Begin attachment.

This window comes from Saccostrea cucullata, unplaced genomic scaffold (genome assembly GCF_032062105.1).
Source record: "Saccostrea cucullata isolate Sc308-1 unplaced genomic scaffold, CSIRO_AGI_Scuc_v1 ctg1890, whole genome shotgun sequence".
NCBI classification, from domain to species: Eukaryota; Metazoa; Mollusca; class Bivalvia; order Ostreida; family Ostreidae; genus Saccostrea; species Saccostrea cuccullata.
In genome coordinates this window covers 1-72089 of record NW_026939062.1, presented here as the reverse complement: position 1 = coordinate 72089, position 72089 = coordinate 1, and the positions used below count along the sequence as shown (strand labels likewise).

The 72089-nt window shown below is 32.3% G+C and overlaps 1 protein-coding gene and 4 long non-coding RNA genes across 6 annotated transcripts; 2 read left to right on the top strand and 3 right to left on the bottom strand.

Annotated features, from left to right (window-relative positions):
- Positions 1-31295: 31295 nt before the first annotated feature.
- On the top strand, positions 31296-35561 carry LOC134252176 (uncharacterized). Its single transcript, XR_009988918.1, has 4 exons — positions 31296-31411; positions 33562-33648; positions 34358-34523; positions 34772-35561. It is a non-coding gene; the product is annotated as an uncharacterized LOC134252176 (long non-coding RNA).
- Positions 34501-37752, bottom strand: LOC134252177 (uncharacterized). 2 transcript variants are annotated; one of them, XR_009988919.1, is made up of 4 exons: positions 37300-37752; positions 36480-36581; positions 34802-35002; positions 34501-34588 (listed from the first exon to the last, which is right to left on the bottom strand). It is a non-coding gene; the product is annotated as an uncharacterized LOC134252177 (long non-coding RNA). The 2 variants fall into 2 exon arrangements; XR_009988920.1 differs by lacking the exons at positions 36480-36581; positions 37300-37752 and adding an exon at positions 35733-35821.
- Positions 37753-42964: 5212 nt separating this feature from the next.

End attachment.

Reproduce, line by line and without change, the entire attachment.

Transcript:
This window comes from Saccostrea cucullata, unplaced genomic scaffold (genome assembly GCF_032062105.1).
Source record: "Saccostrea cucullata isolate Sc308-1 unplaced genomic scaffold, CSIRO_AGI_Scuc_v1 ctg1890, whole genome shotgun sequence".
NCBI classification, from domain to species: Eukaryota; Metazoa; Mollusca; class Bivalvia; order Ostreida; family Ostreidae; genus Saccostrea; species Saccostrea cuccullata.
In genome coordinates this window covers 1-72089 of record NW_026939062.1, presented here as the reverse complement: position 1 = coordinate 72089, position 72089 = coordinate 1, and the positions used below count along the sequence as shown (strand labels likewise).

The 72089-nt window shown below is 32.3% G+C and overlaps 1 protein-coding gene and 4 long non-coding RNA genes across 6 annotated transcripts; 2 read left to right on the top strand and 3 right to left on the bottom strand.

Annotated features, from left to right (window-relative positions):
- Positions 1-31295: 31295 nt before the first annotated feature.
- On the top strand, positions 31296-35561 carry LOC134252176 (uncharacterized). Its single transcript, XR_009988918.1, has 4 exons — positions 31296-31411; positions 33562-33648; positions 34358-34523; positions 34772-35561. It is a non-coding gene; the product is annotated as an uncharacterized LOC134252176 (long non-coding RNA).
- Positions 34501-37752, bottom strand: LOC134252177 (uncharacterized). 2 transcript variants are annotated; one of them, XR_009988919.1, is made up of 4 exons: positions 37300-37752; positions 36480-36581; positions 34802-35002; positions 34501-34588 (listed from the first exon to the last, which is right to left on the bottom strand). It is a non-coding gene; the product is annotated as an uncharacterized LOC134252177 (long non-coding RNA). The 2 variants fall into 2 exon arrangements; XR_009988920.1 differs by lacking the exons at positions 36480-36581; positions 37300-37752 and adding an exon at positions 35733-35821.
- Positions 37753-42964: 5212 nt separating this feature from the next.